The present invention includes a system and method to prevent undesirable phase shift changes in a transmit signal caused by changing amplifier configurations. Switching additional amplifier stages into an amplification signal path exemplifies such a change. When an additional amplifier stage is switched into the amplification signal path, it adds a known amount of phase shift to the transmit signal. A phase compensator operates on the baseband signal, or signals, associated with the transmit signal to subtract out an amount of phase shift equal to that added by the additional amplifier stage. When the additional amplifier stage is switched out of the amplification signal path, the added phase shift is no longer applied to the baseband signal or signals.

In a mobile terminal, transmit signal power control is commonly required. For example, under IS-95 and IS-2000 (CDMA2000) standards, the mobile terminal must control its reverse link signal power over a relatively large dynamic range. Multistage amplifier arrangements, with selectively switched amplifier stages, may be used to effect transmit signal power control over such wide dynamic ranges. In IS-2000, as well as in certain other wireless communication standards, the abrupt transmit signal phase changes associated with switching one or more amplifier stages into and out of the amplification signal path are undesirable. The mobile terminal may include the present invention to prevent undesirable transmit signal phase changes associated with the above transmit signal power control technique. Of course, the invention may apply to other transmitter environments, such as base stations and other communication systems.

BRIEF DESCRIPTION OF THE DRAWINGS

FIG. 1 is a diagram of an exemplary transmitter in accordance with the present invention.

FIG. 2 is a diagram illustrating modal-based changes in transmit signal phase shift associated with the transmitter of FIG. 1.

FIG. 3 is a diagram illustrating transmit signal phase shift effects on transmit symbol constellation points.

FIGS. 4A and 4B are diagrams of exemplary variations on the transmitter of FIG. 1

FIG. 5 is a diagram of an exemplary mobile network.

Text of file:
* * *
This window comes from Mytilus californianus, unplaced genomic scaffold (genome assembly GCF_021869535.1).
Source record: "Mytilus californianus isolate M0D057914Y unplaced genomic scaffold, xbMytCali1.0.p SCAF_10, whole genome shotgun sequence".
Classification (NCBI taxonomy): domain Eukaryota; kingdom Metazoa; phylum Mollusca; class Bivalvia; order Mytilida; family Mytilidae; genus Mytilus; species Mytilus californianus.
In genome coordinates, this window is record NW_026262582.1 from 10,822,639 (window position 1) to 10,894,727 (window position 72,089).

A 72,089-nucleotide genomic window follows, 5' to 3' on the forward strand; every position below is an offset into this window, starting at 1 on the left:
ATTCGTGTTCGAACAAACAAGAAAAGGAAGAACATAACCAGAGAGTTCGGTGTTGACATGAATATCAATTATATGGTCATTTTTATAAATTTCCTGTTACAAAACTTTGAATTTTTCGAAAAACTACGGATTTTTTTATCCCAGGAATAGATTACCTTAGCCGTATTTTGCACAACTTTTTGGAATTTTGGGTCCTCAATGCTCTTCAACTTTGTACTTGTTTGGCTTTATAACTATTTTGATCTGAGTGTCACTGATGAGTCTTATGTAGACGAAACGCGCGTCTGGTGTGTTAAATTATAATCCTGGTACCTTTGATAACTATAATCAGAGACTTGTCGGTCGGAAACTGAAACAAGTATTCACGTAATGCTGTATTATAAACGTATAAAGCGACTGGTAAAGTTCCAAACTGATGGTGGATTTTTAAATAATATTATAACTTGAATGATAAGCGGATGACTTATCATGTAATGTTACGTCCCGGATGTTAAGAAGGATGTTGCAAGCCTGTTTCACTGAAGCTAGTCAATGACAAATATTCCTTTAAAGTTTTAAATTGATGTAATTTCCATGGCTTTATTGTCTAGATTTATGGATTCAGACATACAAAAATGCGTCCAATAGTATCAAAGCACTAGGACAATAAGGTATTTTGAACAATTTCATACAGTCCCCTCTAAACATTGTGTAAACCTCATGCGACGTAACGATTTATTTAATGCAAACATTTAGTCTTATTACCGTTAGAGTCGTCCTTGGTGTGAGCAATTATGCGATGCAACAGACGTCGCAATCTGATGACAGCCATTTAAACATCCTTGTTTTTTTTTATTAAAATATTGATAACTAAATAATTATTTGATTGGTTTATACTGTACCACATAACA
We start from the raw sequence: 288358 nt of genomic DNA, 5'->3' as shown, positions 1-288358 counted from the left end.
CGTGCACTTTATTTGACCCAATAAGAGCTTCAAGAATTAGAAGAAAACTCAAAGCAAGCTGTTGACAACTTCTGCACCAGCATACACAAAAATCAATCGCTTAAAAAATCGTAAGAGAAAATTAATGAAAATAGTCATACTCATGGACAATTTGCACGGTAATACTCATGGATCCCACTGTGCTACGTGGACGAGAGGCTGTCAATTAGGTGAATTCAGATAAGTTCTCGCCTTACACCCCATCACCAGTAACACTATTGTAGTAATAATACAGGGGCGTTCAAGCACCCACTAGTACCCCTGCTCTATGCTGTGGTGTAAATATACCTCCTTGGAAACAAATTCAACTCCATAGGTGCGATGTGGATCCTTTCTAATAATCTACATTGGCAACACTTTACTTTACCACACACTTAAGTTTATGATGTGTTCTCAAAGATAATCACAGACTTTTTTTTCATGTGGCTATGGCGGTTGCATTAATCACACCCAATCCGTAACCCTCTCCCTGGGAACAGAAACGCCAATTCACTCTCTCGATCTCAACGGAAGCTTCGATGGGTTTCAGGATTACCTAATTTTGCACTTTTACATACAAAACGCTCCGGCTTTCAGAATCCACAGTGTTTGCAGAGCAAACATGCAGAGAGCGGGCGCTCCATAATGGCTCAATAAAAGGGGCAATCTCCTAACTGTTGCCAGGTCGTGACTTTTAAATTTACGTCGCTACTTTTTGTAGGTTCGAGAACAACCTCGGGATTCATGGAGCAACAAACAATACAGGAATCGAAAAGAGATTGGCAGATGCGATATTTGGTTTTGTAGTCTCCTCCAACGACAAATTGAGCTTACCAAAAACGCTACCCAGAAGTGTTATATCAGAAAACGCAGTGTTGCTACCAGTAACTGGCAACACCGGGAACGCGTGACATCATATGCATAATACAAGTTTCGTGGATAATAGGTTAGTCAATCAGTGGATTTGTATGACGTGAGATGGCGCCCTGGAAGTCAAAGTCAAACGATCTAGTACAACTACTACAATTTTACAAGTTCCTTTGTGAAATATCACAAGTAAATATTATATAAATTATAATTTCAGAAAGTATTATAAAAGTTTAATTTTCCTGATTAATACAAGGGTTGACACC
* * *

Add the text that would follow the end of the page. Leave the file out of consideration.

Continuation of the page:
FIG. 6 is a diagram of an exemplary mobile terminal for use in the mobile network of FIG. 5.

FIG. 7 is a more detailed diagram of the transmitter of FIG. 1 for use in the mobile terminal of FIG. 6.

FIG. 8 is a diagram of the transmitter of FIG. 7 with additional test circuits.

DETAILED DESCRIPTION OF THE INVENTION

Turning now to the drawings, FIG. 1 is a diagram of an exemplary transmitter in accordance with the present invention. The transmitter is referred to generally by the numeral 10, and includes a phase compensator 12, a modulator 14, and a transmit amplifier 16. The transmit amplifier 16 provides a transmit signal to an antenna assembly 18. The antenna assembly 18 typically comprises a coupling circuit 20, and an antenna 22. The coupling circuit 20 typically comprises a duplexer and/or a transmit/receive switch (neither shown).

In operation, the modulator 14 modulates a carrier signal responsive to a baseband information signal. The resulting modulated signal drives an amplifier input 42, and is amplified by the transmit amplifier 16 to generate the transmit signal, which the transmitter 16 provides to the antenna assembly 18 via transmitter output 44. The amplifier circuitry between the input 42 and output 44 comprises an amplification signal path that typically includes a pre-amplifier 34, and first and second amplifier stages 36 and 38, respectively. Control logic 40 responsive to a mode control signal selectively switches the amplifier stage 38 into and out of the amplification signal path for reasons explained below.